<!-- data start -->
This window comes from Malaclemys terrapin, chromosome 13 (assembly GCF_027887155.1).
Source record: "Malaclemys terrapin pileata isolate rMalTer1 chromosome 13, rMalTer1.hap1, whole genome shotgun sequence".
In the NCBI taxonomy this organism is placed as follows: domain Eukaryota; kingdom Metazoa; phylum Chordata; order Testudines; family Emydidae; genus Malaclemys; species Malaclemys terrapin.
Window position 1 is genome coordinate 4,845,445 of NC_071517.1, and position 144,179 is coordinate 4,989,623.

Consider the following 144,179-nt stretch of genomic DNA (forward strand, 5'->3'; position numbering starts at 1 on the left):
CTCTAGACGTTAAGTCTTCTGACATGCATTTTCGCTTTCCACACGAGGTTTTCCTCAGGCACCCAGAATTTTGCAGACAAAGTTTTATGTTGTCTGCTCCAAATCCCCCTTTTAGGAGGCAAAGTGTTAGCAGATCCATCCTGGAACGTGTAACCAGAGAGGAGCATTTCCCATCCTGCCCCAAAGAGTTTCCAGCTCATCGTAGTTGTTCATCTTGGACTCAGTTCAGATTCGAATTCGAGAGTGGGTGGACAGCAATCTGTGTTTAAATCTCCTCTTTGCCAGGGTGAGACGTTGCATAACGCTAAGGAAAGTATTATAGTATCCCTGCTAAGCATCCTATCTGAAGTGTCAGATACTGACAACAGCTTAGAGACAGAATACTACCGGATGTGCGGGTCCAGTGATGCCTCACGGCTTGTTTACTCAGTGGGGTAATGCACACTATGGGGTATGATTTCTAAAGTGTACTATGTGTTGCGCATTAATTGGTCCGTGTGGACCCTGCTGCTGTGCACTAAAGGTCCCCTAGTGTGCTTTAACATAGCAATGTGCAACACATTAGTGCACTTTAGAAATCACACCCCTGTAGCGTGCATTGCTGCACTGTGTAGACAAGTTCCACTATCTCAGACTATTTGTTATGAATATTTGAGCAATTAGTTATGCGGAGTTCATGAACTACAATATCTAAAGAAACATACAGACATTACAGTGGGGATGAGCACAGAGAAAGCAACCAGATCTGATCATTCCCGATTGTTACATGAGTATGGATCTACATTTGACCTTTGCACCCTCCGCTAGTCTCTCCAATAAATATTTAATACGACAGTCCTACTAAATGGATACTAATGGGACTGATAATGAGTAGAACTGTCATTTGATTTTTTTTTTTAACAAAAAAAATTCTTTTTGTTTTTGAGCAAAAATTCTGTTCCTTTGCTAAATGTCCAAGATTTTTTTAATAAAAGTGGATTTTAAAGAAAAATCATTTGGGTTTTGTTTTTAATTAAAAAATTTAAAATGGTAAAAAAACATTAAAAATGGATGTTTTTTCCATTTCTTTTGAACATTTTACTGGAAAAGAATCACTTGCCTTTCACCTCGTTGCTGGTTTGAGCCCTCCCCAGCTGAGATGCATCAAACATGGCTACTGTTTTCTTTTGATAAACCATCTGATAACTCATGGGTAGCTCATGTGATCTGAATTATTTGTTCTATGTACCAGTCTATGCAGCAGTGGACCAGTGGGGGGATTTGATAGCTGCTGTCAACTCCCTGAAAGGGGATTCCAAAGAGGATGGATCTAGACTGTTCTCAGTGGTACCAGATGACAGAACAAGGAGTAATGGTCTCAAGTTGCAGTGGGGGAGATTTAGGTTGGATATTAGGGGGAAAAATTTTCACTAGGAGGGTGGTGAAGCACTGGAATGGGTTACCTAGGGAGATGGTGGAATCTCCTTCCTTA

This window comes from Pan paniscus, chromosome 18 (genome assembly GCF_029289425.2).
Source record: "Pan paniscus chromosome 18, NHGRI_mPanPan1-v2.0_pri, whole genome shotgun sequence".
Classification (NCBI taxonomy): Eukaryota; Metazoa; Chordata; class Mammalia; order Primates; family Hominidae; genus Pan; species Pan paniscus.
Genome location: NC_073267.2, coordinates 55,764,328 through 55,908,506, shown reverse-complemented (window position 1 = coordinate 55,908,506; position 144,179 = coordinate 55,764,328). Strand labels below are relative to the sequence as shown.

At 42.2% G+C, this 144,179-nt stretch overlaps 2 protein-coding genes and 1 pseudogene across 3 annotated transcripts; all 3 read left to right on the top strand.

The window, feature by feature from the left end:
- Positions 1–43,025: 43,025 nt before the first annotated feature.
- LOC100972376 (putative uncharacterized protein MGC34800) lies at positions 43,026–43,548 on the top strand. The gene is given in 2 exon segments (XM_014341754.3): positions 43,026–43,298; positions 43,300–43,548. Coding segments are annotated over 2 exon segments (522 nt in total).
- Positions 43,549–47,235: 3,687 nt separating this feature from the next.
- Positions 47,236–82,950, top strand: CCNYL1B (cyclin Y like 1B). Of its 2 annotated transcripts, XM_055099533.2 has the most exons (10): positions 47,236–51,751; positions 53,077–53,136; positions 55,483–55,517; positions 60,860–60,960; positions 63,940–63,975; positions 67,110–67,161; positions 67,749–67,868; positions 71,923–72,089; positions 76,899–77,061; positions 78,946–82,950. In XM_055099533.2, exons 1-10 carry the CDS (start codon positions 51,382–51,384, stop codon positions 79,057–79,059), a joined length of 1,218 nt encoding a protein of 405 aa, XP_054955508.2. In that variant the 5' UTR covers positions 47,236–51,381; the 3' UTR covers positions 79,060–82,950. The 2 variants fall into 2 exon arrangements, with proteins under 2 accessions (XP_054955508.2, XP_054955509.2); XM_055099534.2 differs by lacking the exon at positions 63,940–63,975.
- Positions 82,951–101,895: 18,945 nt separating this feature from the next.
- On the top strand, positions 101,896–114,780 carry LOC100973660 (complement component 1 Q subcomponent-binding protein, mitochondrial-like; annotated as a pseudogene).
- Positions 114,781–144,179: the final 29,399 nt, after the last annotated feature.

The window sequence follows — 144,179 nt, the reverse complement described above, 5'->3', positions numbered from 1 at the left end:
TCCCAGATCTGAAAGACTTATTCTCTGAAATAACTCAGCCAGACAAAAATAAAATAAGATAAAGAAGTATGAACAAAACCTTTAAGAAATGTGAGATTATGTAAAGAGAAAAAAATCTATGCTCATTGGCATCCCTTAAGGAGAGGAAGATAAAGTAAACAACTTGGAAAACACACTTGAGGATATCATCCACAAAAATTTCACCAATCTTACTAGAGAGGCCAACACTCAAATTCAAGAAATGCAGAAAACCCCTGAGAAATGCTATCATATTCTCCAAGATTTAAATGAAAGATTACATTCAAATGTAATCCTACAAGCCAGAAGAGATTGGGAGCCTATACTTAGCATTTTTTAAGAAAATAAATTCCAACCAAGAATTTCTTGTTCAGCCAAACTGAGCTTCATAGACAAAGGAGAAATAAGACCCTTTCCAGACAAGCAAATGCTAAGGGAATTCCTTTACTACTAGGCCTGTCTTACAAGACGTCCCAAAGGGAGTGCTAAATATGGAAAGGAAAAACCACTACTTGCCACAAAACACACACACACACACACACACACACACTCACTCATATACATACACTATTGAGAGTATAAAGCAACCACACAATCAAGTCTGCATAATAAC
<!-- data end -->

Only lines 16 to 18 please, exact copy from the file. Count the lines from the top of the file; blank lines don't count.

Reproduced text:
- Positions 47,236–82,950, top strand: CCNYL1B (cyclin Y like 1B). Of its 2 annotated transcripts, XM_055099533.2 has the most exons (10): positions 47,236–51,751; positions 53,077–53,136; positions 55,483–55,517; positions 60,860–60,960; positions 63,940–63,975; positions 67,110–67,161; positions 67,749–67,868; positions 71,923–72,089; positions 76,899–77,061; positions 78,946–82,950. In XM_055099533.2, exons 1-10 carry the CDS (start codon positions 51,382–51,384, stop codon positions 79,057–79,059), a joined length of 1,218 nt encoding a protein of 405 aa, XP_054955508.2. In that variant the 5' UTR covers positions 47,236–51,381; the 3' UTR covers positions 79,060–82,950. The 2 variants fall into 2 exon arrangements, with proteins under 2 accessions (XP_054955508.2, XP_054955509.2); XM_055099534.2 differs by lacking the exon at positions 63,940–63,975.
- Positions 82,951–101,895: 18,945 nt separating this feature from the next.
- On the top strand, positions 101,896–114,780 carry LOC100973660 (complement component 1 Q subcomponent-binding protein, mitochondrial-like; annotated as a pseudogene).